The Higher-Ed Bubble

Talk of the “higher-education bubble” seems to be increasing. This short article from a North Carolina-based think tank  pretty well sums it up:

Like the nation’s housing bubble, which eventually burst, the college bubble is caused by a number of factors. But the biggest force is, as my colleague George Leef has often pointed out, the overselling of higher education. The housing bubble was created, at least in part, by the conviction that everyone ought to own a home; the college bubble is occurring because so many peoplebelieve that everyone ought to attend college.

It’s depressing because so many people whom I know are employed in higher education, want to be so employed, or are connected with it, such as through academic publishing.

Speaking of the United States, what is the figure for entering freshmen who actually complete a bachelor’s degree in a generous six years? Under 50 percent, right?

Yet every high-school guidance counselor tells kids that even if they take on a pile of debt to get a degree, they will earn it all back and more. Not always true.

I don’t think making university education dramatically cheaper is the answer either. Some countries do — and then they end up with large numbers of young people who are now “above” working with their hands.

So they get jobs in bloated government bureaucracies, sit around drinking tea and soliciting bribes — or they emigrate.

(I’ve heard enough horror stories from the international students, of whom my university has quite a few.)

After decades of growth, starting post-World War Two when university education was subsidized for returning servicemen, then when the Baby Boom went to college (1960s-1970s), and then the “bubble” years following those,  it is really hard to think that higher education might be contracting.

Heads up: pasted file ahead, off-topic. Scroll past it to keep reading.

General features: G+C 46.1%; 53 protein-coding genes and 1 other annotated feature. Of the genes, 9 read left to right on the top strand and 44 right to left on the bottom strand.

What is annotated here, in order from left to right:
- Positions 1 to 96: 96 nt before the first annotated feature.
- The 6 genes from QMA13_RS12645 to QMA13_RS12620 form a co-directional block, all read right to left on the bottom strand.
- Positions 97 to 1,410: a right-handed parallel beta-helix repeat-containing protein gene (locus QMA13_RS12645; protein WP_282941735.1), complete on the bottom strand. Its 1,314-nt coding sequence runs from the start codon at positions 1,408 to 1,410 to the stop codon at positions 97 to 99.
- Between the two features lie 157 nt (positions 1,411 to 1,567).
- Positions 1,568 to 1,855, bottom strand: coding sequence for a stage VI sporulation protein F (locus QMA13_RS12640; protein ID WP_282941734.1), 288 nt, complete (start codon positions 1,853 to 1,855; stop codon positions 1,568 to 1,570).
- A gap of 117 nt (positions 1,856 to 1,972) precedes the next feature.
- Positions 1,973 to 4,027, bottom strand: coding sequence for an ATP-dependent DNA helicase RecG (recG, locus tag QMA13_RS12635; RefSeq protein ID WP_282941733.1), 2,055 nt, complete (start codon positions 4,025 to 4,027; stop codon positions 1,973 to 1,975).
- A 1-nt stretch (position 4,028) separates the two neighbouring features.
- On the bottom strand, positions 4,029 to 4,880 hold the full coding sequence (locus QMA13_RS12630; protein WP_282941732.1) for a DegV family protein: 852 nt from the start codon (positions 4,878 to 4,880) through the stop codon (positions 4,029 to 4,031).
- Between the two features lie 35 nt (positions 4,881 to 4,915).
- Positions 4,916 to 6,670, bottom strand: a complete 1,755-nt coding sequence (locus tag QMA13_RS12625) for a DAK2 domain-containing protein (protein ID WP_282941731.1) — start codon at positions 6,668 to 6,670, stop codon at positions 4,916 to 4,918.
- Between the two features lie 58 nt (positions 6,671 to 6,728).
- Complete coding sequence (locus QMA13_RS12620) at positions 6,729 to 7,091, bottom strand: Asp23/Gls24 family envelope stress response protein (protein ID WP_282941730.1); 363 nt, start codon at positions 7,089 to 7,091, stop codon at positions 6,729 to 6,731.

But it might. And we have to have some response to that, right?

2 Comments

  1. Robert Mathiesen says:

    From the vantage-point of a member of the faculty of an ivy-league university since 1967, and the first ever in my family to earn a higher degree, this looks right on target to me.

    There is no recognition of the problem, so far as I can see, at any ivy-league university. The prevailing attitude seems to be roughly as follows [some of this is almost verbatim from conversations I have had with colleagues]:

    “Well, if some other university, or some department of a university, has trouble placing its [ever more numerous] graduates in elite positions, then that just proves it wasn’t a truly high-quality university or department to begin with, because, you know, Bob, people of true quality will always find their places in the sun. Nature itself is designed to reward people like us [?!]. As for the others, well, we really don’t want them anywhere in our world, do we, Bob?” [And what do you mean by "us," Kemo Sabe?]

    Hoo boy, are we all in for a rude awakening! And soon, I think.

  2. Pitch313 says:

    I think that the economy would lose jobs no matter if the potential workforce is college-educated or hardly educated at all. So no reason to seek college education for the sake of a legendary better job.

    Politically, I think that masses of unemployed probably pose some threat to stability and order, regardless of their education status. Although maybe better educated rebellious masses can operate more sophisticated weapons systems…

    I used to think that college education held rewards in and of itself. But maybe those are not worth $100K in debt.

    OK! Surplus colleges. Let’s do away with ‘em!

    All your degree are belong to us!